September 28, 2021

I, Science

The science magazine of Imperial College


It is starting to get colder. Dark clouds are rolling in over London and our coats and umbrellas are already back in action. It must be the festival season. Over the next few months, hundreds of thousands of people will flock to the British countryside for a few days of hedonistic revelry and copious amounts of loud music.

What is it about these events that makes us tolerate mud up to our knees and several days with no shower or comfortable bed to rest our weary heads? Dr Barry Blesser, the grandfather of the digital audio revolution has investigated why we derive so much pleasure from loud music even when covered in 4 days worth of mud and despite the constant warnings that too much exposure to loud music is bad for our health.

Music has the ability to change our emotional state and send us into an ‘altered state of consciousnesses’. Areas of the brain that are associated with reward and emotion are activated when we listen to music. Our neurological attentiveness is enhanced in a process known as arousal. This experience becomes heightened as the volume of the music increases. Dr Blesser compares this to having a double shot of whisky. If we view music as a stimulant like alcohol, caffeine and many illegal drugs then it makes sense that the larger the ‘dose’ of the stimulant, the higher the level of stimulation. The louder the music, the more intense our ‘arousal’.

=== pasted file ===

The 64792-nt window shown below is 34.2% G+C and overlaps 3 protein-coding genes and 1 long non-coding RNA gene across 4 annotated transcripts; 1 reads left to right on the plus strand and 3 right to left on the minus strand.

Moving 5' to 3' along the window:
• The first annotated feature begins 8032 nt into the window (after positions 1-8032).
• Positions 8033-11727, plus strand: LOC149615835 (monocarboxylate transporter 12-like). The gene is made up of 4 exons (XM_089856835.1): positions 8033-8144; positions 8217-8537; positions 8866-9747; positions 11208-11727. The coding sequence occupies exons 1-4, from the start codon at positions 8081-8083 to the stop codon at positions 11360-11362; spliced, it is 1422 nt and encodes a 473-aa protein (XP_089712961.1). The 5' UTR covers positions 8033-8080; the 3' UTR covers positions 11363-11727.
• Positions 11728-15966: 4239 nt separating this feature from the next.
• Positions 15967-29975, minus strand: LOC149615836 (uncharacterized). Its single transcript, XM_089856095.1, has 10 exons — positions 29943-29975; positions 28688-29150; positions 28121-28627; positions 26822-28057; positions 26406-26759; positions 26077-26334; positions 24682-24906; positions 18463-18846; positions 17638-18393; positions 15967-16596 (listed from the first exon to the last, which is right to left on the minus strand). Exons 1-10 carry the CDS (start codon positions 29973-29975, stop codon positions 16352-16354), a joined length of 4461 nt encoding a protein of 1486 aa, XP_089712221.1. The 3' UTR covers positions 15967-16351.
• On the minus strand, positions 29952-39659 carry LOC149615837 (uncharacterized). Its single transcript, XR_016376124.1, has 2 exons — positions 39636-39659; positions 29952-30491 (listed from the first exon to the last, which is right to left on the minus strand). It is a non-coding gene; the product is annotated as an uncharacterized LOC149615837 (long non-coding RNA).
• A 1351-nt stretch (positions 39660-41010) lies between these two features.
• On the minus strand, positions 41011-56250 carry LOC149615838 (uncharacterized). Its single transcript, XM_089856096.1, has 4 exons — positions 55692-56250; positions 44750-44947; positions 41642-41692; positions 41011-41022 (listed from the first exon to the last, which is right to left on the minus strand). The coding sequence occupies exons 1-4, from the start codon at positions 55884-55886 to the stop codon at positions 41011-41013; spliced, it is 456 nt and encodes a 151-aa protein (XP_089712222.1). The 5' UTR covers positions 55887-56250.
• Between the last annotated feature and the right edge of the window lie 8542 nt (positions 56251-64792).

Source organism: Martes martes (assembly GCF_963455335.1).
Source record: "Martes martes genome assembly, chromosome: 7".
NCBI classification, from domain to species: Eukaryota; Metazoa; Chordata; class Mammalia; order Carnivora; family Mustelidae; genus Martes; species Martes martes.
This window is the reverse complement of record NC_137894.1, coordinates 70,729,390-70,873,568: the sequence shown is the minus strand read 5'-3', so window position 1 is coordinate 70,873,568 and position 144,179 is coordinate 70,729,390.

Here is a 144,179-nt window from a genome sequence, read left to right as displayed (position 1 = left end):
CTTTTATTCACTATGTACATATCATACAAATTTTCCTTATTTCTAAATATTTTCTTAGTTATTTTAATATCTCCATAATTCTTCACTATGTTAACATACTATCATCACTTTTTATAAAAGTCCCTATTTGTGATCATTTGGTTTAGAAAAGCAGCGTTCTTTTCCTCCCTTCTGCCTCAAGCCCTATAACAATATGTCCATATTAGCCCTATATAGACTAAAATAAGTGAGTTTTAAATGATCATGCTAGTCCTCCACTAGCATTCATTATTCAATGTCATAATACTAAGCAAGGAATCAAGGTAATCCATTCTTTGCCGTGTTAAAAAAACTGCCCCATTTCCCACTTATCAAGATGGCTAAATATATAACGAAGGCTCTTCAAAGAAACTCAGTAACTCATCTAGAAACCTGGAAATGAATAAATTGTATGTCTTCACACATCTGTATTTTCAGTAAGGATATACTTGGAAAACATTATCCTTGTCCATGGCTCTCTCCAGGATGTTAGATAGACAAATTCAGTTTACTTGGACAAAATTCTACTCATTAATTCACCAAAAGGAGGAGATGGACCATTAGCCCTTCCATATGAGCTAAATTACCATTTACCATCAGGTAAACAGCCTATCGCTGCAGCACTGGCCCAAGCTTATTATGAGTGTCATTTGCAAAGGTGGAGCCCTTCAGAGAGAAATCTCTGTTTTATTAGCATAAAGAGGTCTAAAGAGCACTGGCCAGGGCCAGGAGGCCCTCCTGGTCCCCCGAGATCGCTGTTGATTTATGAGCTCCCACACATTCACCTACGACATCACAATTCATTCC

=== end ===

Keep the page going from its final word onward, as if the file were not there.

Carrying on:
Loud music has been found to have a number of other physiological effects on our body. Listening to loud music on a treadmill can enhance your performance without any change in your perceived effort. We become psychologically disorientated, our heart rate increases, there is a decrease in our vascular blood flow and our core temperature begins to rise. Some studies have found that loud music activates the same areas of the brain as euphoria drugs, resulting in the release of endorphins.

These effects may vary from person to person, and some may derive more pleasure from turning the volume up to 11 than others will. However, many of us don’t need a scientific study to tell us that loud music is pleasurable. The fact that the effects of this music alone are so similar to the effects of alcohol and drugs might persuade people to be slightly less hedonistic this summer, all you need is the music!

I’ll leave you with my favourite festival moment of last year, turn it up loud and test the effects for yourself:


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